It's understandable that some investors may want to shun the utilities stocks altogether in an uncertain interest rate environment. Yet, according to performance data from State Street, XLU in the 10-year period ending April 2013, was the second-best performing sector with 11.5% annualized return, 33% less volatility than the S&P 500 Index, and very low beta to market of 0.49. This is very impressive risk-adjusted returns and easily beat the 7.8% annualized return generated by the S&P 500 SPDR. Although past return is no guarantee for future performance, I believe utilities stocks deserve to remain a core part of growth and income investors' long-term portfolio, especially since the 2.1% yield of the 10-year U.S. Treasuries is still no match for the 3.8% current yield of utilities stock with both subject to price risk should long-term interest rates rise substantially. In addition, while the coupon payment on a U.S. treasury bond is fixed, the dividend of utilities stocks has a history of being consistently raised and there is good likelihood that the trend will last in the future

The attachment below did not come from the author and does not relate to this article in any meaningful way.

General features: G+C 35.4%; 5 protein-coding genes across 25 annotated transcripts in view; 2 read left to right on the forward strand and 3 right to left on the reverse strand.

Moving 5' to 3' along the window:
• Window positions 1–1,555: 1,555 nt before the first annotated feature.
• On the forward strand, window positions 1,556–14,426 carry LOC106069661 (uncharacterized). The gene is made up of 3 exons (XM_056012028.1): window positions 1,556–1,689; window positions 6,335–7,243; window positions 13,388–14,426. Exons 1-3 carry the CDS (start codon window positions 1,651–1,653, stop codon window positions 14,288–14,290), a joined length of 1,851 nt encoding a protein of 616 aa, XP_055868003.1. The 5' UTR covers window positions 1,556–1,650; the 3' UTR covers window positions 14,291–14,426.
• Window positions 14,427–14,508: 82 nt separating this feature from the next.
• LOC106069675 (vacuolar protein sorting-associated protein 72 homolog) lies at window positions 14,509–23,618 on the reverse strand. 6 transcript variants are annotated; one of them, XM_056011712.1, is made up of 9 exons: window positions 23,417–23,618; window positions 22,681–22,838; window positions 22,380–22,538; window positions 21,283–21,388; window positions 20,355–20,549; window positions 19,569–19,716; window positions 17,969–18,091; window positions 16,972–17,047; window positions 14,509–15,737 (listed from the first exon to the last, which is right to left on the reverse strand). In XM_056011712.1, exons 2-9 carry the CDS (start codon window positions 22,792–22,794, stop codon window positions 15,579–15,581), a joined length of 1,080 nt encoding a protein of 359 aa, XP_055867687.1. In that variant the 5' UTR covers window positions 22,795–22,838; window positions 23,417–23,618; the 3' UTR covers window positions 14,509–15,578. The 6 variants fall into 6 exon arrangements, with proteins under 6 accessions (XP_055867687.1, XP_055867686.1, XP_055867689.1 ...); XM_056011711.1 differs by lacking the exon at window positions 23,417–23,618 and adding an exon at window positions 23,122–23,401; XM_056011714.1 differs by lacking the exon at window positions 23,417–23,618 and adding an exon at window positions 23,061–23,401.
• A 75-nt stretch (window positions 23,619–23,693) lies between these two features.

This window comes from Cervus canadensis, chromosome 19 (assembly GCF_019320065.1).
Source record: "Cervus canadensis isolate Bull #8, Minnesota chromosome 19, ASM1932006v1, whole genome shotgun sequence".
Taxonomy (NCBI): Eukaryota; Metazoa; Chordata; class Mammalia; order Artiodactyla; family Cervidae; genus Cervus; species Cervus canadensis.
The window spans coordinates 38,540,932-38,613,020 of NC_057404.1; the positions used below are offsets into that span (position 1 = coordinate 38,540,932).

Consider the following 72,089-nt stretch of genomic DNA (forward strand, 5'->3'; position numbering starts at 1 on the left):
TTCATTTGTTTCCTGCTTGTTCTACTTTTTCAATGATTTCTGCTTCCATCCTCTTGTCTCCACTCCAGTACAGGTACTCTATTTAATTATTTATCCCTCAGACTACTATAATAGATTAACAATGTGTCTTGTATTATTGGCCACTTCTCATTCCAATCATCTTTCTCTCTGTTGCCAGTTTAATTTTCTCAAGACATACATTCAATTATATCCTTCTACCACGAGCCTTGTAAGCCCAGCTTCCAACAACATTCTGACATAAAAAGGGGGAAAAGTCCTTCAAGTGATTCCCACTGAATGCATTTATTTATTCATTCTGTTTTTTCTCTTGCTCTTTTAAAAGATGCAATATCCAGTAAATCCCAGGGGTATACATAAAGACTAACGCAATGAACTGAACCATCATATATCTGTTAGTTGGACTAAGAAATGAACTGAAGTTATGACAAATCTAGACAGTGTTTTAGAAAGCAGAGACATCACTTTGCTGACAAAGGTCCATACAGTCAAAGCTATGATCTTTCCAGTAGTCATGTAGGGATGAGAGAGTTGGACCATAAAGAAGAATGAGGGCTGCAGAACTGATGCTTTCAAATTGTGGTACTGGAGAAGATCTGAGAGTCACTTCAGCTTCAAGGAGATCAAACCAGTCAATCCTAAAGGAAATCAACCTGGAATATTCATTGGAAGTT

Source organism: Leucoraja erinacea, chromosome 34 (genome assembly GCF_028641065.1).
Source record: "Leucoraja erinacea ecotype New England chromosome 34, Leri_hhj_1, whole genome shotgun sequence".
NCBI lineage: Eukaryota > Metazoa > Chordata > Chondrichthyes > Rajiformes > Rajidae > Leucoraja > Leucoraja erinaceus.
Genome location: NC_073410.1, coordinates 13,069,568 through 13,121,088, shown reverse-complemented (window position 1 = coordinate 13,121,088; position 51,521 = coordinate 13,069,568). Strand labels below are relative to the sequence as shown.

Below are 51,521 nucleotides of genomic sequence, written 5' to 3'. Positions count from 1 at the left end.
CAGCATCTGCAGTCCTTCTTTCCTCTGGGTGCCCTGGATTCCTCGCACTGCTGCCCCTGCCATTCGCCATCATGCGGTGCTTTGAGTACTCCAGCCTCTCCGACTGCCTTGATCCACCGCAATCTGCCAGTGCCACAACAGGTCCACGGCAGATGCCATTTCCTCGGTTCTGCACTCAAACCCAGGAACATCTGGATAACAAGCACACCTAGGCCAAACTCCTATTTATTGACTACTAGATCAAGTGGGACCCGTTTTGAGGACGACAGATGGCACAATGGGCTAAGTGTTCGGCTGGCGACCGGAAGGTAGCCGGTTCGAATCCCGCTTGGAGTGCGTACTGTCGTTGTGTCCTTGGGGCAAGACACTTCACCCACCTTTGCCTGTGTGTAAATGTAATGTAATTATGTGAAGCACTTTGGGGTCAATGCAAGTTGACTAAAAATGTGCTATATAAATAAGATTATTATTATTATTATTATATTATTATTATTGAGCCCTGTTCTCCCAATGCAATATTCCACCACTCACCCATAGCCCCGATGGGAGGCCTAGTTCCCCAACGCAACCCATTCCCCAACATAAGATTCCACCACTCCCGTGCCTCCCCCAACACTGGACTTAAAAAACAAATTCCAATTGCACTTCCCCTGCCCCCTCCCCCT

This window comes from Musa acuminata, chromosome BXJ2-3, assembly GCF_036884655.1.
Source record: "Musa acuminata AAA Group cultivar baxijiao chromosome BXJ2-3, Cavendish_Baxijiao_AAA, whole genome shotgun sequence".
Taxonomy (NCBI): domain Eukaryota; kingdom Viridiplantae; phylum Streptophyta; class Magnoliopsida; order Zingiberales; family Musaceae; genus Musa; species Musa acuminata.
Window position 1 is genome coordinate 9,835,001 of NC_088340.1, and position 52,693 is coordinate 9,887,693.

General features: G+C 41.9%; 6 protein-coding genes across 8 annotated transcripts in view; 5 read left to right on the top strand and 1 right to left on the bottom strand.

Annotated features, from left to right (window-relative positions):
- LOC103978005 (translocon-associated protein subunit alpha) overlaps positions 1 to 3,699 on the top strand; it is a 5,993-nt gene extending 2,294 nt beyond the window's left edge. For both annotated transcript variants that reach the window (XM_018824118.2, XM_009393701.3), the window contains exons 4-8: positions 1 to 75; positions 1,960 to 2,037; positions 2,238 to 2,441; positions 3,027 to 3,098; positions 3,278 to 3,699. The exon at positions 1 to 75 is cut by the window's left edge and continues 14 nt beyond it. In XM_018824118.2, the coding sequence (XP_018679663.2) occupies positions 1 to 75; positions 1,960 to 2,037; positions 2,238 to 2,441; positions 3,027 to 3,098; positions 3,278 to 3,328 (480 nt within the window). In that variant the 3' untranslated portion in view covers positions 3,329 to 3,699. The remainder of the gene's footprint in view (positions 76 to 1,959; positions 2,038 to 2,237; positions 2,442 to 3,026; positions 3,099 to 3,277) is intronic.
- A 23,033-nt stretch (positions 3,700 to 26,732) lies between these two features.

Rather than totally avoiding this sector, I believe investors should tilt their utilities stock allocation to those names that have good fundamental characteristics and can benefit from a steadily improving economy. Based on data compiled from YCharts.com, the regulated electric utilities as a group has the best fundamental characteristics in the utilities sector, particularly in lowest debt-to-equity ratio, lowest interest rate on debt, highest cash flow from operations, positive free cash flow, and reasonable valuation at 16.3 times trailing earnings. The electric utilities was also the only group among the utilities sector to post year-over-year growth in the most recent quarterly revenue.